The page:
complete, tiny, adrift

"It was February 1966 and I was twenty–eight and was sitting on a gravelly roof in San Francisco's North Beach. I had taken a mild dose of LSD on an otherwise boring afternoon and sat, wrapped in a blanket, gazing at the San Francisco skyline. As I stared at the city’s high–rises, I realized they were not really parallel, but diverged slightly at the top because of the curve of the earth. I started thinking that the curve of the earth must be more dramatic the higher one went. I could see that it was curved, think it, and finally feel it. I imagined going farther and farther into orbit and soon realized that the sight of the entire planet, seen at once, would be quite dramatic and would make a point that Buckminster Fuller was always ranting about: that people act as if the earth is flat, when in reality it is spherical and extremely finite, and until we learn to treat it as a finite thing, we will never get civilization right. I herded my trembling thoughts together as the winds blew and time passed. And I figured a photograph—a color photograph—would help make that happen. There it would be for all to see, the earth complete, tiny, adrift, and no one would ever perceive things the same way."  - Stewart Brand, designer of the Whole Earth Catalog.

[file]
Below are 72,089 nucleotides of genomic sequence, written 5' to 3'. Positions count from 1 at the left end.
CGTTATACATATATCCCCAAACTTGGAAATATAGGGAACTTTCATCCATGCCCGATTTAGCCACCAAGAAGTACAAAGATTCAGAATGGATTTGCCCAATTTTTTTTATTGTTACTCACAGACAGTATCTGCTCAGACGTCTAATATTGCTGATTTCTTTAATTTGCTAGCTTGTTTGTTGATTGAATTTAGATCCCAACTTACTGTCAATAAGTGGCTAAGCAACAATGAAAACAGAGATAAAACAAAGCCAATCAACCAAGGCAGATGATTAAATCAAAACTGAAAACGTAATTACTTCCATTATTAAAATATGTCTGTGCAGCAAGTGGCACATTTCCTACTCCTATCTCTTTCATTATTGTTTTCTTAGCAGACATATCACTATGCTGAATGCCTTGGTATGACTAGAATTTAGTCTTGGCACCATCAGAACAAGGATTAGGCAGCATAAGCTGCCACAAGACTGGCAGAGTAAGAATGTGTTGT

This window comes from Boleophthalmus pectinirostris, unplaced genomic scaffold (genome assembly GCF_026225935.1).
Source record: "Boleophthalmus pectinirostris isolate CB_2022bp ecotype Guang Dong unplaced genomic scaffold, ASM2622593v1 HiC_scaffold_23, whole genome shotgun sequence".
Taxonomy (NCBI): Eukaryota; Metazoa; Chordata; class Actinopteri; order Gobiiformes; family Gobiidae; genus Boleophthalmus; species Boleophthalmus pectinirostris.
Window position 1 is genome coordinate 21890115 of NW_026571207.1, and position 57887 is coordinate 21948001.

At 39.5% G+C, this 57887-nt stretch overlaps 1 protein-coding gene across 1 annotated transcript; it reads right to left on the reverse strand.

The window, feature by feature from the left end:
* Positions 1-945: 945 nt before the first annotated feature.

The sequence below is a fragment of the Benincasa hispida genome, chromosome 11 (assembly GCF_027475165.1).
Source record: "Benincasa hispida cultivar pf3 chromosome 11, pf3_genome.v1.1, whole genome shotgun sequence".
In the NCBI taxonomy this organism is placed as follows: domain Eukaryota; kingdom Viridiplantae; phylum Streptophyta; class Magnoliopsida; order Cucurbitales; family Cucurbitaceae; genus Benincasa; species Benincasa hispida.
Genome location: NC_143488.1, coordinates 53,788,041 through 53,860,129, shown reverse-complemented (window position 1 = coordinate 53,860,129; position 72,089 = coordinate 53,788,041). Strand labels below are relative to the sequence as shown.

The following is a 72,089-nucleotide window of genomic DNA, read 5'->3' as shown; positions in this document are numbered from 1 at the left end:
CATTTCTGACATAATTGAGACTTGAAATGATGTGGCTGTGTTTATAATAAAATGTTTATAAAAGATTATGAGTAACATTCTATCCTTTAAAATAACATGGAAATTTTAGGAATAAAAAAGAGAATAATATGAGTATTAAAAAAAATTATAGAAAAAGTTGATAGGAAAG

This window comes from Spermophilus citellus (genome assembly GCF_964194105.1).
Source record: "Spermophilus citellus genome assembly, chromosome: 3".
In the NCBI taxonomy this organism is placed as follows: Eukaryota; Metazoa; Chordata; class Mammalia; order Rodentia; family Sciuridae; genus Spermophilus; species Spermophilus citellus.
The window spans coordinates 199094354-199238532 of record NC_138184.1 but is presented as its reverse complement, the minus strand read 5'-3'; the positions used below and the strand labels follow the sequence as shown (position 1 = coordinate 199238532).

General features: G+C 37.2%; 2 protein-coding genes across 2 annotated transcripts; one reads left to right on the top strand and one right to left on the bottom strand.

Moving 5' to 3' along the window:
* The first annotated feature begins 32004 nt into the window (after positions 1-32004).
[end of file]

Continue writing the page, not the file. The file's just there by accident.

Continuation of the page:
The Apollo program was going full-bore by then and as NASA prepared to launch the Lunar Orbiter series of lunar-surveying spacecraft, Brand launched the "Why haven't we seen a photograph of the whole Earth yet?" button campaign - with buttons sent scientists, senators, thinkers, the media, and getting some press out of it. Finally realizing that the photo would be a good PR move, NASA instructed Lunar Orbiter 1 to take a single black and white picture of the Earth on August 23, 1966.

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